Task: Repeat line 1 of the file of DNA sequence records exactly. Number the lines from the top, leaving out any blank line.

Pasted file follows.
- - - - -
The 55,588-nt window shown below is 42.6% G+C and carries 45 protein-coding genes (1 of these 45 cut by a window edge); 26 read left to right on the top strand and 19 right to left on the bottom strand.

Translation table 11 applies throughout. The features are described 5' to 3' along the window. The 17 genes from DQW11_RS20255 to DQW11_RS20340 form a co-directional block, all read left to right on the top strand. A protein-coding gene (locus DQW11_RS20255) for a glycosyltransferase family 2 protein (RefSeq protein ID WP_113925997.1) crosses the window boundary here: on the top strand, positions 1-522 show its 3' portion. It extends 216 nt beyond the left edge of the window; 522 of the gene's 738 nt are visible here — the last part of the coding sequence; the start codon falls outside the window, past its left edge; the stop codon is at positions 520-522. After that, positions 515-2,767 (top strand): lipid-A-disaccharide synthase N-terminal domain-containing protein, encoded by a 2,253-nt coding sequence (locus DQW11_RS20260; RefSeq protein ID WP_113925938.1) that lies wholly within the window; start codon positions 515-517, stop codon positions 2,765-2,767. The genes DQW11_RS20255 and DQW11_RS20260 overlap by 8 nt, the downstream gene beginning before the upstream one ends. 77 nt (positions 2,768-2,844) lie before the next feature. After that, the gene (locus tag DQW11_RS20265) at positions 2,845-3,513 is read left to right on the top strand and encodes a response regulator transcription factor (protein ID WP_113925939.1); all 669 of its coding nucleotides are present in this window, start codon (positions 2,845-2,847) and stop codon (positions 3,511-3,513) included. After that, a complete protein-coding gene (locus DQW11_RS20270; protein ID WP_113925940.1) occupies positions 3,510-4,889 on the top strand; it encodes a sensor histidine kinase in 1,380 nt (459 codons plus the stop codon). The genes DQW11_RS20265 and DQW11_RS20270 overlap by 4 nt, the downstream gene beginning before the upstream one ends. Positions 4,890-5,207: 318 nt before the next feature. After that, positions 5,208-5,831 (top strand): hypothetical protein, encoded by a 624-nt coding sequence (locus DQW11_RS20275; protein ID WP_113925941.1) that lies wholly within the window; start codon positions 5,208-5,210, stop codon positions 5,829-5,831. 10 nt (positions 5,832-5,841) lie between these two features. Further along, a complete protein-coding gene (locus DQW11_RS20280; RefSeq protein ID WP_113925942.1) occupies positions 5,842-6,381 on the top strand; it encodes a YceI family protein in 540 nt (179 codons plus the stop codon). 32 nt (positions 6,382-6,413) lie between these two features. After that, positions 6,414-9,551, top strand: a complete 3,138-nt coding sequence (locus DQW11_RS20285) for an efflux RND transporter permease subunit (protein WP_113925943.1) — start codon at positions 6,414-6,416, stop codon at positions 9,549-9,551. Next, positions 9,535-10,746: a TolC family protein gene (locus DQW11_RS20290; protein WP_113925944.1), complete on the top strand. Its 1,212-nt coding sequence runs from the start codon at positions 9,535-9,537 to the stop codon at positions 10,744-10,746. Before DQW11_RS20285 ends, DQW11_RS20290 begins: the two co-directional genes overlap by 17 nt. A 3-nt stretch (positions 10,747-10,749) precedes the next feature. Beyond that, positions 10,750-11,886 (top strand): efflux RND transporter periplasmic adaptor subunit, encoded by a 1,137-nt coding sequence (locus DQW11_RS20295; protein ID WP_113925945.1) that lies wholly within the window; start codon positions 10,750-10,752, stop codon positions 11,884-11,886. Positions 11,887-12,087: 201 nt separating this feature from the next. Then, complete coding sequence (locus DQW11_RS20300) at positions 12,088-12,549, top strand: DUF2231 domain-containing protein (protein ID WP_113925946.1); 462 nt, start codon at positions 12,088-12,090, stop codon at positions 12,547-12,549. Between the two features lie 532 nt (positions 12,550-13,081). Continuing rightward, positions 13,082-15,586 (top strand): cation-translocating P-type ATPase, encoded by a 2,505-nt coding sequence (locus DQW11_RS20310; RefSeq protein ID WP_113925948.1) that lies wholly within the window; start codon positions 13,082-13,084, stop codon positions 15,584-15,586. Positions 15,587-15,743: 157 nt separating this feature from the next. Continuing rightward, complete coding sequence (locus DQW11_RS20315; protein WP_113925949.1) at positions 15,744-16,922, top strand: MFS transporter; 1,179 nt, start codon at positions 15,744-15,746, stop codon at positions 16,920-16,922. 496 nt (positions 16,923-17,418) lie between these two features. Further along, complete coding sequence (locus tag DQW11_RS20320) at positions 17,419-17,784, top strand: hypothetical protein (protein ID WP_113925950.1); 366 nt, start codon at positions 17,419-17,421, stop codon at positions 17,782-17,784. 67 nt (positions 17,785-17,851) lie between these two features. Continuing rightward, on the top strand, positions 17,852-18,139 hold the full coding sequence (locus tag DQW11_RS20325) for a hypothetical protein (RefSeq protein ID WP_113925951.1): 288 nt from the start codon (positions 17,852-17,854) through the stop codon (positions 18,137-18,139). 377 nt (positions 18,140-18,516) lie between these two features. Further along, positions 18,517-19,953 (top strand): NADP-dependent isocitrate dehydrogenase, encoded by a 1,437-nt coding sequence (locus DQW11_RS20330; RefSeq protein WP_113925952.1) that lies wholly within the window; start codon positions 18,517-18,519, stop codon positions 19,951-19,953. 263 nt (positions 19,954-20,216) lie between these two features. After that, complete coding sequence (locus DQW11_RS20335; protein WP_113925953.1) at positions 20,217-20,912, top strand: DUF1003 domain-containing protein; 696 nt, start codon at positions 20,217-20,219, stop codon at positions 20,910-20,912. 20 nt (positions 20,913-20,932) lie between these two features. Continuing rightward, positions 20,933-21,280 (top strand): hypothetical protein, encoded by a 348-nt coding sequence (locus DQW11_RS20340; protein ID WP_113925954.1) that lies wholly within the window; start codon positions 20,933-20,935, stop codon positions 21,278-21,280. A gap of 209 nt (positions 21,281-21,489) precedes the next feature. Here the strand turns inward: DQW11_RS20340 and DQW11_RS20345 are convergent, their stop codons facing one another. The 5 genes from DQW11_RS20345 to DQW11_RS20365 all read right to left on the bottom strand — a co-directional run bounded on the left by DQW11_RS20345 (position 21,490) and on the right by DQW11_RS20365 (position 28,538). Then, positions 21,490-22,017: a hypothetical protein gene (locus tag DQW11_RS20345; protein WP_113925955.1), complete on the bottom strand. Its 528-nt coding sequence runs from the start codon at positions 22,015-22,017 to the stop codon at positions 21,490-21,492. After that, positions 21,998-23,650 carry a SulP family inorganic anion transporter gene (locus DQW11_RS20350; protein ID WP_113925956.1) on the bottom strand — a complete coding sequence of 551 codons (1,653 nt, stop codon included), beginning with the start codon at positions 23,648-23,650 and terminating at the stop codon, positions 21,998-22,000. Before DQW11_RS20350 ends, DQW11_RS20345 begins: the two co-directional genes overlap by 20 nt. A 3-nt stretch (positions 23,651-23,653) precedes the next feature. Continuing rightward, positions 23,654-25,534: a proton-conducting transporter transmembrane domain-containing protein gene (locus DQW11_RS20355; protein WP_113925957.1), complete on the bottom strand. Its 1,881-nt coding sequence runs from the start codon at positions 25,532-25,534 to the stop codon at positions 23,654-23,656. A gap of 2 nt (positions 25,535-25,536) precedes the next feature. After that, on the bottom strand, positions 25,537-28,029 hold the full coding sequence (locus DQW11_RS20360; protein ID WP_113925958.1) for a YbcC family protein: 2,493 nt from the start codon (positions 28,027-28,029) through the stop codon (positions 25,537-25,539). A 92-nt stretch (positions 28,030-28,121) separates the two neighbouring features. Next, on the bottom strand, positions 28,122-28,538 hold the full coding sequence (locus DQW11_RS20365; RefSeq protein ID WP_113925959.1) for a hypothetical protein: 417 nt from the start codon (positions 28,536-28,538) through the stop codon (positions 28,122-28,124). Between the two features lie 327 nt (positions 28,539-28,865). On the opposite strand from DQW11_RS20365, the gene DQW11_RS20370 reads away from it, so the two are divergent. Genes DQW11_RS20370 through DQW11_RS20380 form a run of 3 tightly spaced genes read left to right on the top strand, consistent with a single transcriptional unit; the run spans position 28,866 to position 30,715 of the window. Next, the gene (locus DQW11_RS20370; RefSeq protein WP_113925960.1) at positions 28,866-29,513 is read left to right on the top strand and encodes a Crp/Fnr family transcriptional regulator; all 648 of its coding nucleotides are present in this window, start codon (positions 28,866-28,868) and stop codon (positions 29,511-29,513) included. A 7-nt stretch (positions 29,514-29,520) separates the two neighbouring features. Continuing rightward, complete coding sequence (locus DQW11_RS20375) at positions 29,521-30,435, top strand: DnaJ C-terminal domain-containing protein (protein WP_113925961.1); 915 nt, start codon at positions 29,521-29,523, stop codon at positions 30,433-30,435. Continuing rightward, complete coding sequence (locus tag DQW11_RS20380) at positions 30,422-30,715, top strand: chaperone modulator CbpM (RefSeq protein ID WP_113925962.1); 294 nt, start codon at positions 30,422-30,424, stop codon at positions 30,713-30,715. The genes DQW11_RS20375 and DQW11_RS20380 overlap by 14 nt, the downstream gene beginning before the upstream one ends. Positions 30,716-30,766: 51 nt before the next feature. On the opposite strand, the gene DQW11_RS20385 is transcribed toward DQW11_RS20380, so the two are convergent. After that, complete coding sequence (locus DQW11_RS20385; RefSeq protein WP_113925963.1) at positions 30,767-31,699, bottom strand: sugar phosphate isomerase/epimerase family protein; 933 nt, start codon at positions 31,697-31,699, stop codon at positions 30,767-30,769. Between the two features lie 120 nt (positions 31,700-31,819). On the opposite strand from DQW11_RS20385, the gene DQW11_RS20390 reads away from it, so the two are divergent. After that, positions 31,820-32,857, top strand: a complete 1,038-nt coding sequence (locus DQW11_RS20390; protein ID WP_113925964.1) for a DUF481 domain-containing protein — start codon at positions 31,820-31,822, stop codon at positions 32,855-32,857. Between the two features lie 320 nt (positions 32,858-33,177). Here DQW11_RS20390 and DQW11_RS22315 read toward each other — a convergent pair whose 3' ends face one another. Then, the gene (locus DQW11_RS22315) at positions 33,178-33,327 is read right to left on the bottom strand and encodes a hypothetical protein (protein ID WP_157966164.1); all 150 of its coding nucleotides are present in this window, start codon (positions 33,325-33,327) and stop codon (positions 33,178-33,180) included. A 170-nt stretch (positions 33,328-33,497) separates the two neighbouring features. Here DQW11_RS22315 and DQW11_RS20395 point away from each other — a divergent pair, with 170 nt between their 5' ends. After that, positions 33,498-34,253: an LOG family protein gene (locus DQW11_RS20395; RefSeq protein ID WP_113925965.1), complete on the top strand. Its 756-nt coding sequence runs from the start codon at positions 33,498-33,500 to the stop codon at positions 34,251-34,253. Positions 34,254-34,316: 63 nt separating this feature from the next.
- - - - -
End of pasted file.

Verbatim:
The 55,588-nt window shown below is 42.6% G+C and carries 45 protein-coding genes (1 of these 45 cut by a window edge); 26 read left to right on the top strand and 19 right to left on the bottom strand.